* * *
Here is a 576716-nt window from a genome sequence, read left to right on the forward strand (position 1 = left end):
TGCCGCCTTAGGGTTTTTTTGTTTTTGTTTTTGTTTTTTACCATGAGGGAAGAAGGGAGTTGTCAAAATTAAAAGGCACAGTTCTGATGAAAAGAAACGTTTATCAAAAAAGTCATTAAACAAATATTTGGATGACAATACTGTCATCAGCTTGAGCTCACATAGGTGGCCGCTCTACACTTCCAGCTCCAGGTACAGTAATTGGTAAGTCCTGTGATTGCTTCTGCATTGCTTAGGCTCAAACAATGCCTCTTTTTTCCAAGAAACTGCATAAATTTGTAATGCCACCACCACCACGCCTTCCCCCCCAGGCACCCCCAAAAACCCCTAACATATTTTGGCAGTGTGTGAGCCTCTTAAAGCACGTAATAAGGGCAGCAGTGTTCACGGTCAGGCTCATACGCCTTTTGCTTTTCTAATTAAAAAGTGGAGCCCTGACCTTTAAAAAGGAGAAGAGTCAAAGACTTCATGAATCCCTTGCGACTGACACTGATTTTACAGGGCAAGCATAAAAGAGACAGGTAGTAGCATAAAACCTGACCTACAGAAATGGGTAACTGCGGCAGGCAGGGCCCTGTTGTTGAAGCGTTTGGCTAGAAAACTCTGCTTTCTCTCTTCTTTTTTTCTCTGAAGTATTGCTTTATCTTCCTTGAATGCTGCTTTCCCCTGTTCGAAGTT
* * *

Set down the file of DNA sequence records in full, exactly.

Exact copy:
Here is a 576716-nt window from a genome sequence, read left to right on the forward strand (position 1 = left end):
TGCCGCCTTAGGGTTTTTTTGTTTTTGTTTTTGTTTTTTACCATGAGGGAAGAAGGGAGTTGTCAAAATTAAAAGGCACAGTTCTGATGAAAAGAAACGTTTATCAAAAAAGTCATTAAACAAATATTTGGATGACAATACTGTCATCAGCTTGAGCTCACATAGGTGGCCGCTCTACACTTCCAGCTCCAGGTACAGTAATTGGTAAGTCCTGTGATTGCTTCTGCATTGCTTAGGCTCAAACAATGCCTCTTTTTTCCAAGAAACTGCATAAATTTGTAATGCCACCACCACCACGCCTTCCCCCCCAGGCACCCCCAAAAACCCCTAACATATTTTGGCAGTGTGTGAGCCTCTTAAAGCACGTAATAAGGGCAGCAGTGTTCACGGTCAGGCTCATACGCCTTTTGCTTTTCTAATTAAAAAGTGGAGCCCTGACCTTTAAAAAGGAGAAGAGTCAAAGACTTCATGAATCCCTTGCGACTGACACTGATTTTACAGGGCAAGCATAAAAGAGACAGGTAGTAGCATAAAACCTGACCTACAGAAATGGGTAACTGCGGCAGGCAGGGCCCTGTTGTTGAAGCGTTTGGCTAGAAAACTCTGCTTTCTCTCTTCTTTTTTTCTCTGAAGTATTGCTTTATCTTCCTTGAATGCTGCTTTCCCCTGTTCGAAGTT